About these ads

Forest Service close to releasing environmental study for proposed new backcountry ski hut near Breckenridge

Public review session set for Aug. 22 at Breckenridge ice rink

Weber Gulch Hut

The Weber Gulch Hut is proposed for the north flank of Baldy Mountain, near Breckenridge, Colorado. Map courtesy U.S. Forest Service.

By Bob Berwyn

FRISCO — The long range vision for encircling Summit County with a network of backcountry ski huts may come into a little more focus this month.

The White River National Forest is preparing to release a draft environmental study for the proposed Weber Gulch hut during the next few weeks, with a public review of the document set for Aug. 22 (5:30 p.m. to 7:30 p.m) at the Breckenridge ice rink. Continue reading

About these ads

Colorado: Arapahoe Basin extends the season

dsfg

Summer fun at Arapahoe Basin Ski Area. Bob Berwyn photo.

Bonus weekend set for June 7-9

By Summit Voice

SUMMIT COUNTY — Colorado skiers will get a bonus weekend at Arapahoe Basin, as the ski area extends the season for an extra weekend. Cool spring temperatures and big snows in April and May helped preserve a good base at the high-elevation ski area.

“With all the spring storms, our exceptional snow conditions, and our guests’ enthusiasm for skiing and riding, it only makes sense to open for another weekend,” said Alan Henceroth, Arapahoe Basin’s chief operating officer.

The last couple of winters have been a roller coaster for A-Basin and Colorado in general. The winter of 2010-2011 delivered near-record snow in many locations and A-Basin stayed open though the Fourth of July holiday. Continue reading

Skiing at the Oasis

Backcountry paradise in the Canadian Rockies

Our camp at around noon on the day we flew in.

Our camp at around noon on the day we flew in to the Oasis Lake area in the Selkirks.

By Stan Wagon (All photos by Stan Wagon unless otherwise noted.)

After 23 years of skiing in British Columbia, either visiting a nice lodge (with many comforts) or doing a ski traverse (camping, and traveling with heavy packs), we tried something new this year — a week-long base camp at a single location. We chose Oasis Lake in the Selkirks southwest of Golden, a spot we had passed through on a traverse on 2004. To our group of six Coloradans we added a guide, Pierre Hungr, who last year led us on a hut-to-hut trip near the Lyell Icefield.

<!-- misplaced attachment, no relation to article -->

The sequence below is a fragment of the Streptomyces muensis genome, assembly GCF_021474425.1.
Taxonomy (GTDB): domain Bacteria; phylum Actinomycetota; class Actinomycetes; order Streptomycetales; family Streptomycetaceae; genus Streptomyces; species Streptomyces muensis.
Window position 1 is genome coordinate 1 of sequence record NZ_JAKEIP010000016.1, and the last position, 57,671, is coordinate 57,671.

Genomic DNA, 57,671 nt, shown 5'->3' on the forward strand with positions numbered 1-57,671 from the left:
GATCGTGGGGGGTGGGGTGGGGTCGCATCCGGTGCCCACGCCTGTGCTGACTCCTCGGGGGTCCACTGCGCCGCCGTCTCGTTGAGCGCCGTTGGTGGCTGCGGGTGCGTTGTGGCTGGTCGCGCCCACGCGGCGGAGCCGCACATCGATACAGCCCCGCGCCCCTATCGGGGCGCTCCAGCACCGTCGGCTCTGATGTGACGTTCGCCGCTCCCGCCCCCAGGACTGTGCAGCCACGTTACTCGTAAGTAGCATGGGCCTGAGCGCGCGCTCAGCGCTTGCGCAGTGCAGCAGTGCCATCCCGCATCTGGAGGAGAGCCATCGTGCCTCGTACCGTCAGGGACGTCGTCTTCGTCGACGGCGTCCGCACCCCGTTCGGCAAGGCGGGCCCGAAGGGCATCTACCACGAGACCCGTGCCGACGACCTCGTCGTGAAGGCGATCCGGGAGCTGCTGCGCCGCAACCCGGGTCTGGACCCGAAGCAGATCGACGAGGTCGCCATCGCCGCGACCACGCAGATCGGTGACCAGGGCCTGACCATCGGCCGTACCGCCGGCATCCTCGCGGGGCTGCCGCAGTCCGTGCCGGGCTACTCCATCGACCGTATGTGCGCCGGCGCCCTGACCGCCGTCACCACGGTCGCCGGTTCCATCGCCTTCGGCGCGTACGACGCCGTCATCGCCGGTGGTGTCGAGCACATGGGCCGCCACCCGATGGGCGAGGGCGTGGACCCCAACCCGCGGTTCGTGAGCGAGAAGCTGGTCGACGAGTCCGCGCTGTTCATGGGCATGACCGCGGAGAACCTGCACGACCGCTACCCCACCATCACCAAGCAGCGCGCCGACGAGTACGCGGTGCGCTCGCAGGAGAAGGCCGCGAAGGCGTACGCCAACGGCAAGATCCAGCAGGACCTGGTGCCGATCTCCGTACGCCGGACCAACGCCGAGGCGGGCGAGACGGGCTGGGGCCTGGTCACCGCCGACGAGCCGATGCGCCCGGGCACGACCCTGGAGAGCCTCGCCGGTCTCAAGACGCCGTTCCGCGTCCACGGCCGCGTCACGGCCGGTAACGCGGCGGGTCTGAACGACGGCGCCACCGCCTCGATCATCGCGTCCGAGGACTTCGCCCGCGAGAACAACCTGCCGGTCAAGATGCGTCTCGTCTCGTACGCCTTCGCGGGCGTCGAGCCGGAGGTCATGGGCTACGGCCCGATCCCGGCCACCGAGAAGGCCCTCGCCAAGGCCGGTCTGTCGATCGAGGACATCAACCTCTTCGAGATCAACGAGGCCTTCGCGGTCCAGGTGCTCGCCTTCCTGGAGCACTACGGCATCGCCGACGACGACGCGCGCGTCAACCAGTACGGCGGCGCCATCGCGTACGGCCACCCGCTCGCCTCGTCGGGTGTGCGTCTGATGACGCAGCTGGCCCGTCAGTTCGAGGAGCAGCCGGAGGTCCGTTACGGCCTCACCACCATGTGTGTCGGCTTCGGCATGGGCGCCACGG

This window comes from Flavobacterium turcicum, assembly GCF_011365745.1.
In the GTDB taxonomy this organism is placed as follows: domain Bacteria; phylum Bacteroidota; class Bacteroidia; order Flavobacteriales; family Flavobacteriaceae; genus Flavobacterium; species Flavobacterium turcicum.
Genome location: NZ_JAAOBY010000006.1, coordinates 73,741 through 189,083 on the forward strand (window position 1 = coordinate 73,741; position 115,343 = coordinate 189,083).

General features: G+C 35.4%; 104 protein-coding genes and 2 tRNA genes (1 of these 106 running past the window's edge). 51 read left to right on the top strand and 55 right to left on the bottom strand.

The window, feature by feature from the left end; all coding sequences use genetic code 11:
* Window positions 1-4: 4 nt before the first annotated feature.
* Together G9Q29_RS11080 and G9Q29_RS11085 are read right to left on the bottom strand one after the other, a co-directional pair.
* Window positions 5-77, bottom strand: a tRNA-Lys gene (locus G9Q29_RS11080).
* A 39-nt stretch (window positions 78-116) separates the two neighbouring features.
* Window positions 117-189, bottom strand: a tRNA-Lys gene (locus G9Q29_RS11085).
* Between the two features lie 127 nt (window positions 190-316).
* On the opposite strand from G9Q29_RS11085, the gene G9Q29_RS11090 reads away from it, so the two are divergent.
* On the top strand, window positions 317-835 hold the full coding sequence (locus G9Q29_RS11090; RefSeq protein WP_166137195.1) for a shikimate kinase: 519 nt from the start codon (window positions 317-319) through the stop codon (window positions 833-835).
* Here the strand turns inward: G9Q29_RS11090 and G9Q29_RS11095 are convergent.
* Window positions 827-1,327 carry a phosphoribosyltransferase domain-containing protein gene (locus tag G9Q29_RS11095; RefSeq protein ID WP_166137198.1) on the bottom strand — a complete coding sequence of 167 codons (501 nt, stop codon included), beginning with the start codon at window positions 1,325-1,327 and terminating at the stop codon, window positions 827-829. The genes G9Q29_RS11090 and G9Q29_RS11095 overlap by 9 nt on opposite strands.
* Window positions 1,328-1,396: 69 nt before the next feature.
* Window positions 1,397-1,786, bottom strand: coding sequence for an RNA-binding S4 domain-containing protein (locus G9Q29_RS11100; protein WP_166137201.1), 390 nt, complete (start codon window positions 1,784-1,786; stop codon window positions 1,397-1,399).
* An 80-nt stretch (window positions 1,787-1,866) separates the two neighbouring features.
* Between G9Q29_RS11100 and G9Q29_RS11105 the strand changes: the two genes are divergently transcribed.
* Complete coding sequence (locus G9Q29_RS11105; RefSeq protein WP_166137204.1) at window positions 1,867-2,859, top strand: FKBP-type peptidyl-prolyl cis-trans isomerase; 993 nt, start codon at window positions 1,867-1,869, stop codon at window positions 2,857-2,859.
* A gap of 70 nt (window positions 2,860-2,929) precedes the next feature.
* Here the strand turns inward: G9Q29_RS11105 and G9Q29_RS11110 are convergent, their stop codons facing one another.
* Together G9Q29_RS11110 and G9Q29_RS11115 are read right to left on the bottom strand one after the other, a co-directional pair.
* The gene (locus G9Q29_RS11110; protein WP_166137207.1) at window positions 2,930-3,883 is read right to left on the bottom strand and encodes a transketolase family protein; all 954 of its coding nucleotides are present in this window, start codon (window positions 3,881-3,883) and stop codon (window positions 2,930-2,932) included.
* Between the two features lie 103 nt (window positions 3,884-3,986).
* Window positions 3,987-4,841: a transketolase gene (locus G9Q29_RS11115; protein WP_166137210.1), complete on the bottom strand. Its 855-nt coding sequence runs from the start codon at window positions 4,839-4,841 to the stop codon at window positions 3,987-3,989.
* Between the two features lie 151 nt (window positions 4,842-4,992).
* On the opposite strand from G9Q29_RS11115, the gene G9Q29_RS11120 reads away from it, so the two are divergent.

We used a Bell 212 helicopter flown by Alpine Helicopters in Golden. It is a powerful and spacious machine, but it cannot fly in low visibility, and we were delayed a day going in (and the same going out). Speaking of delays, the drive up was a bit of an adventure as I-25 was closed at the Wyoming border and we had to make a complicated detour via Highway 14 through Cameron Pass in whiteout conditions, and then use a route through Idaho. This added eight hours to what is already a long 1.5-day drive.

The view from near camp of the Wrong icefall and the descent route at looker's right. This picture proves that there was more snow here this year than in April 2004, where more rocks were showing.

A view of the Wrong icefall from near the camp, with the descent route at looker’s right. This picture proves that there was more snow here this year than in April 2004, where more rocks were showing.

Continue reading

Colorado: Ski season in high gear at A-Basin

Spring powder nothing new for The Legend

asfd

Skiing April powder at Arapahoe Basin, April 2010. Bob Berwyn photo.

asdf

A skier enjoys a big powder day at Arapahoe Basin on April 23, 2010. Bob Berwyn photo.

By Bob Berwyn

FRISCO — While most of Colorado’s megaresorts closed with more snow than they’ve had on their slopes all season, a handful of areas are still open for spring skiing, including Aspen Highlands, Winter Park, Loveland and, of course, Arapahoe Basin, known for having one of the longest seasons in the country.